Trevor Connor  41:00

There’s one I want to address, which is you can tell he’s given the whole, well they’re segments, the segments tend to be climbs, they’re 40 minutes, he later on says, ” should most of the riding be sub-threshold or threshold?” He almost kind of, it almost feels like he’s asking, should I just be doing all threshold work? So, I feel like I should address this as the guy who loves to just ride at threshold all day, the thing I see right at the beginning is stage race, and as soon as I see the term race or particularly stage race, I do not believe that you are going to be spending the whole time riding at threshold and you need no top end, because you can just ride those climbs steady. When there’s a race, there’s attacks, there’s moments you’re gonna have to dig deep for a minute or two, just expect that. We can talk about how much threshold work and low intensity work should be part of all this training, and you know I believe in the polarized approach. But don’t for a minute think you can get away without doing some top-end work and you’re going to race well.

 

Grant Holicky  42:05

Coming from me, who’s the guy that loves to ride above threshold, you know, and this speaks to our innate abilities or, you know, talents you are kind of a time trial guy that likes to ride at threshold, and I’m a cross-racer that likes to punch above threshold. But yeah, I mean the terrain, you’re not going to be on a 6% incline that never changes, like a computrainer climb for 40 minutes, you’re gonna have pitches, you’re gonna have drop offs, you’re gonna have all these things. Make sure you’re working the edges of you are training to, you know, if you have an opportunity to raise the ceiling of that high end, it raises all the space in the room, so to speak. You know, the analogy being, if you talk to somebody who wants to run a marathon and wants to hold six-minute miles for the marathon, but the fastest mile they can run is 5.45 or 5.30 that’s cutting it a little bit close for your body and your mind. So, give yourself that top end speed for a variety of reasons, you know I see stage race and one of the first things that I’m going to play around with, is what’s your training capacity look like? How much time do you have in a week to train? If you have unlimited time, then let’s make sure we’re getting in those long, steady distance rides, the Doctor Seiler approach. Let’s keep the intensity low, and that’s really lengthen these puppies out, do what Trevor did a couple of weeks ago, and go on that five-or-six-hour ride. But if you’re a masters rider, with limited training times, well we’re gonna have to get creative here. So, you know one of the things that I love to do with my masters athletes with lots of limitations on their training time, is layer certain workouts upon themselves, and looking at three day blocks or four day blocks, moving from high intensity to low intensity, so that even if I can only get in a two to three hour base ride as my longest ride, it’s a fatigued two to three hour base ride, after some, you know, high end intervals Tuesday, some threshold intervals Wednesday, and then a base ride on Thursday. That is truly truly at base, so really making sure that what you’re doing, A fits your lifestyle, fits your ability to train your training capacity, and then you know talk to a coach or find an effective training plan that is that works for your situation. We can talk about how Trevor, how myself, or how Ryan coaches somebody that is a pro athlete with unlimited time, but that’s not the majority of the people listening to this podcast right now. So for me with master athletes, like I said, I like to, I like to move from high intensity to lower intensity over three day blocks or four day blocks, really work in appropriate rest between those blocks, one day really low or off, or two days really lower off, and, make sure that some of those bass rides are fatigued, and then commit to making those bass rides, bass. Let’s put in the aerobic work, while the body is a little bit fatigued.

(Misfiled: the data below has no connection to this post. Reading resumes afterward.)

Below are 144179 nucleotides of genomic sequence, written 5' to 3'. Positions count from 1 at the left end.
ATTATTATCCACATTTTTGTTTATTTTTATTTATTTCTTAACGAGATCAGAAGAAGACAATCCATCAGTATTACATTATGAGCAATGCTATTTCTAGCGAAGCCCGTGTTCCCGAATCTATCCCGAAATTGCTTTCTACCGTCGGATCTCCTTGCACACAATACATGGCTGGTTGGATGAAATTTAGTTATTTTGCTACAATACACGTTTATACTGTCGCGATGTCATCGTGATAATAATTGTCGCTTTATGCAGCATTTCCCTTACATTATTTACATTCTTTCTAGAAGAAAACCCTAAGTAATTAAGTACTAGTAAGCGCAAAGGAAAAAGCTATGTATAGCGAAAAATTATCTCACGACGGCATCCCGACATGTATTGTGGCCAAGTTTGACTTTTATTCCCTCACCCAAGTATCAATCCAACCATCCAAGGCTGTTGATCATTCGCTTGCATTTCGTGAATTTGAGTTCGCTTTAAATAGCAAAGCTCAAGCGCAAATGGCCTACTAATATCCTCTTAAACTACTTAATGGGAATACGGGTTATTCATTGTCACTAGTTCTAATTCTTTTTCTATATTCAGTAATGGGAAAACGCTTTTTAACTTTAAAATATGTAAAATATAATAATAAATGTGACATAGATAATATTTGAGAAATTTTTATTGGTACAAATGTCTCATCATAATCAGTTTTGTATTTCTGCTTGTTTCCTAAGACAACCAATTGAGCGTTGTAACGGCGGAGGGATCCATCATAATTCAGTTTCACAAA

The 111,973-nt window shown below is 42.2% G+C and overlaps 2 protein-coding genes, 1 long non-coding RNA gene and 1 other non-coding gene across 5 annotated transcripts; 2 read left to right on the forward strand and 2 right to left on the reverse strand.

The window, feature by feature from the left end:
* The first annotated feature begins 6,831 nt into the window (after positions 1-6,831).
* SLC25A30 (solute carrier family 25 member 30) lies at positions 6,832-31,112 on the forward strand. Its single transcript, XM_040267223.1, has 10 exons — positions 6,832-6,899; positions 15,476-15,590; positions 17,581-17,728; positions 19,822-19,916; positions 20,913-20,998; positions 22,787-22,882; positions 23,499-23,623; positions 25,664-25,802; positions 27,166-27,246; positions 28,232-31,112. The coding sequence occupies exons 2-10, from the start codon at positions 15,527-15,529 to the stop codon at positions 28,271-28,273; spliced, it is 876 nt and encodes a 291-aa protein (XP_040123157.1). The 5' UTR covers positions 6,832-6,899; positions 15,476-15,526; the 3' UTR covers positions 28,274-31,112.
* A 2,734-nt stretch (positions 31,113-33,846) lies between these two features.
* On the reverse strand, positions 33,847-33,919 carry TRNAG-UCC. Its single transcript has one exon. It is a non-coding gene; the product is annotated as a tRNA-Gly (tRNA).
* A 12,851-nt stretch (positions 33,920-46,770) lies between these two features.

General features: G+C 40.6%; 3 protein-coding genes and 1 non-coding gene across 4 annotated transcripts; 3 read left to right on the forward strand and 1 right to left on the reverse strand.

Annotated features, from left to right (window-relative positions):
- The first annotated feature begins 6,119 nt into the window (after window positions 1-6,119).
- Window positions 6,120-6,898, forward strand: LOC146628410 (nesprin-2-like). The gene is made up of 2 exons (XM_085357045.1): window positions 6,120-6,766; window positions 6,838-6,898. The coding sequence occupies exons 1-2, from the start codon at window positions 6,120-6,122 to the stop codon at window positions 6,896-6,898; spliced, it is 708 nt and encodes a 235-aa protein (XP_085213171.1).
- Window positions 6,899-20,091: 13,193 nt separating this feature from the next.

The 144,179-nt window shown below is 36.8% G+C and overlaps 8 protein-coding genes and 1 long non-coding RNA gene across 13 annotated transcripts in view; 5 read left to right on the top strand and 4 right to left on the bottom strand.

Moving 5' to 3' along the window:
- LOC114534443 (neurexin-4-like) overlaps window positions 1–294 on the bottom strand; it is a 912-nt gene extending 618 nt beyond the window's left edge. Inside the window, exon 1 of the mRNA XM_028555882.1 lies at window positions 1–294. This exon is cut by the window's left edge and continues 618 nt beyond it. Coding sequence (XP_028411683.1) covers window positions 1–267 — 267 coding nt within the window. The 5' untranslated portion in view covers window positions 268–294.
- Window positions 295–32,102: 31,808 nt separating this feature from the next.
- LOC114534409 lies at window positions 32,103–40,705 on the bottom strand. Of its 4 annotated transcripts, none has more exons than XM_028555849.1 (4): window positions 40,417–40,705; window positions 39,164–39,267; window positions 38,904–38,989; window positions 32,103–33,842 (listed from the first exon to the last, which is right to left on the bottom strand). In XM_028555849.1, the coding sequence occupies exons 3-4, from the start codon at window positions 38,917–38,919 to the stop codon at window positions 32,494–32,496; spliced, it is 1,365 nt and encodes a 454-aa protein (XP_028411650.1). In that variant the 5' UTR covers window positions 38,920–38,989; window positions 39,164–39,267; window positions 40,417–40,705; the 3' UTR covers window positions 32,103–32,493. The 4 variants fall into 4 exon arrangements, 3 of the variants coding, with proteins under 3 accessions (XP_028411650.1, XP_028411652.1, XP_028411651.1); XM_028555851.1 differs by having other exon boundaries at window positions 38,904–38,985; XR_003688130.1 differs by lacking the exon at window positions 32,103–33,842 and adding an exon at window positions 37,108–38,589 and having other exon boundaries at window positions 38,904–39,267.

Trevor Connor  45:30

Yeah, I think that fatigue side is really important, and something that this athlete’s going to have to train a little bit of. So, I’ll give you an example, for our N1 challenge, I’m training for a five-day stage race, the Joe Martin Stage Race, and that is fundamentally, cause one shift, one major shift in how I’m training. Which is going back to how I used to train, when I was a stage racer. I’ll start with how I’ve been training in the last few years, where I’ve really only been doing one day races, and that’s, I schedule and program my week. So, whenever I’m doing any sort of intensity, I’m always doing it fresh, because I’m training for one day races, so just be strong for a few hours. That’s not the way a stage race works, and the the quote that’s coming to mind since we’ve now referenced American Flyers, today. There’s a book called, The Rider, and it’s got this great quote, I’m sure I’m not getting quite right, it’s, “I lick my competitions plate clean before I start in on my own.” So, the example in stage racing is, if you are up against an experienced stage racer, they’re not thinking, well, so let’s say on the final stage of that five- day race on day five, there’s a critical 10-minute climb, they’re not thinking, can I beat you up a 10 minute climb? They’re thinking, let’s see how you do against me on a 10-minute climb, after I hit you with a truck. So, they are going to use that stage race to wear everybody down, knowing that they probably have better fatigue resistance than everybody else. Then when you are completely smoked, they’re going to arrive at that fifth day and go, “Now let’s go up that 10-minute climb, see how you do.” And unless you’re really good stage racer, you’re not going to do well. So, you have to train that, you have to train that ability to go hard when you’re fatigued. So that is not, when we talk about what’s optimal for adaptation, yes, you want to do interval work fresh. But if you’re training for a stage race, you need a certain period, and I’m in that period right now, we’re in March, where I’m actually trying to do most of my interval work a little fatigued and teach my body to put out that effort, while a little fatigued.